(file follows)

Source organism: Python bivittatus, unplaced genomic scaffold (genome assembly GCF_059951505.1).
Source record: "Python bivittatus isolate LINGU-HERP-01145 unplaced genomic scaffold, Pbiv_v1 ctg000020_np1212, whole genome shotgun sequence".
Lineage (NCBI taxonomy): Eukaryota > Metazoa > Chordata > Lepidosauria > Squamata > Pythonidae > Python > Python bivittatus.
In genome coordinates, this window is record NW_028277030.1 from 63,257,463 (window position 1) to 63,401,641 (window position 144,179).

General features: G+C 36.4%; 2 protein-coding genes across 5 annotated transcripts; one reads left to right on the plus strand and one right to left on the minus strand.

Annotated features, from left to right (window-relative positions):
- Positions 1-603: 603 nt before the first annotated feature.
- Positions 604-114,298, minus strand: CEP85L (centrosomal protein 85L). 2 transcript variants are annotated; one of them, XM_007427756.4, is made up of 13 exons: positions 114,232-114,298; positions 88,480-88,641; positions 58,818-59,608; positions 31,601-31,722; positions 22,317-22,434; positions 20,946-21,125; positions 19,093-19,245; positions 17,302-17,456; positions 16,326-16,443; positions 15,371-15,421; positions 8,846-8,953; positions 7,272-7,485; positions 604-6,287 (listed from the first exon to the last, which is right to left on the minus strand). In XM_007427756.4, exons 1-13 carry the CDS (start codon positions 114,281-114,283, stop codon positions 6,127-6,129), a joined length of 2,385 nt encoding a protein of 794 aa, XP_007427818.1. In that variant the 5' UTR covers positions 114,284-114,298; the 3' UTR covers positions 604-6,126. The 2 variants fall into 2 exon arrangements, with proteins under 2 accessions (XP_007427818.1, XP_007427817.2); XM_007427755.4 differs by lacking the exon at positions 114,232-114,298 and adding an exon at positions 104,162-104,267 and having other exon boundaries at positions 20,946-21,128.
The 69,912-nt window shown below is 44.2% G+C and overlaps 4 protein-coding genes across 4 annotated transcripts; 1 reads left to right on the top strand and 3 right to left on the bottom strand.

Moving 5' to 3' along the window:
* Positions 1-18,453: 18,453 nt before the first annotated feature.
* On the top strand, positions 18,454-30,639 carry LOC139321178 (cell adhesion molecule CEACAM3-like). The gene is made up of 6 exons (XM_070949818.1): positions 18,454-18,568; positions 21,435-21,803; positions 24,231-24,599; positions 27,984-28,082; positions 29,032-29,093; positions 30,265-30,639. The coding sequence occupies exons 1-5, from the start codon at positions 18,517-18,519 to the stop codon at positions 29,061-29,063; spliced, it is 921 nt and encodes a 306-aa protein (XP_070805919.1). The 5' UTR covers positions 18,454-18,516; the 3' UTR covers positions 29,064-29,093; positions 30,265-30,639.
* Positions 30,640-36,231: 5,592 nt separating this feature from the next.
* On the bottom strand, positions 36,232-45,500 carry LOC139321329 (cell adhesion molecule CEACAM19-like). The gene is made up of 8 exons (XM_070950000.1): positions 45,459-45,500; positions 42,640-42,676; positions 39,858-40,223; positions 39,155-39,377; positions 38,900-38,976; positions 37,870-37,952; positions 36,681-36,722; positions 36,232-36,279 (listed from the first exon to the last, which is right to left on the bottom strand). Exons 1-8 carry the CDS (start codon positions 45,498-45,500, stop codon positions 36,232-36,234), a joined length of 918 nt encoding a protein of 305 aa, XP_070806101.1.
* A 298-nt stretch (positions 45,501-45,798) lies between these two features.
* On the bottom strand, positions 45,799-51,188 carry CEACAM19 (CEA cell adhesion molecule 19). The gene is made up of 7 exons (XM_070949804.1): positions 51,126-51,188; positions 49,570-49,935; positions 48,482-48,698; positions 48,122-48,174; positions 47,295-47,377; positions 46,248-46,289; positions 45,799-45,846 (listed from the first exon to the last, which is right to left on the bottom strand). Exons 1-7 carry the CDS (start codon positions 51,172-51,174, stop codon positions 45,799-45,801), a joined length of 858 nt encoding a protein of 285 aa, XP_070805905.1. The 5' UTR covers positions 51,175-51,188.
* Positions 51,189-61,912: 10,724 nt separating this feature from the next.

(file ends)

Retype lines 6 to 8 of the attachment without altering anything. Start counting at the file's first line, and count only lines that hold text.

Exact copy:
Annotated features, from left to right (window-relative positions):
- Positions 1-603: 603 nt before the first annotated feature.
- Positions 604-114,298, minus strand: CEP85L (centrosomal protein 85L). 2 transcript variants are annotated; one of them, XM_007427756.4, is made up of 13 exons: positions 114,232-114,298; positions 88,480-88,641; positions 58,818-59,608; positions 31,601-31,722; positions 22,317-22,434; positions 20,946-21,125; positions 19,093-19,245; positions 17,302-17,456; positions 16,326-16,443; positions 15,371-15,421; positions 8,846-8,953; positions 7,272-7,485; positions 604-6,287 (listed from the first exon to the last, which is right to left on the minus strand). In XM_007427756.4, exons 1-13 carry the CDS (start codon positions 114,281-114,283, stop codon positions 6,127-6,129), a joined length of 2,385 nt encoding a protein of 794 aa, XP_007427818.1. In that variant the 5' UTR covers positions 114,284-114,298; the 3' UTR covers positions 604-6,126. The 2 variants fall into 2 exon arrangements, with proteins under 2 accessions (XP_007427818.1, XP_007427817.2); XM_007427755.4 differs by lacking the exon at positions 114,232-114,298 and adding an exon at positions 104,162-104,267 and having other exon boundaries at positions 20,946-21,128.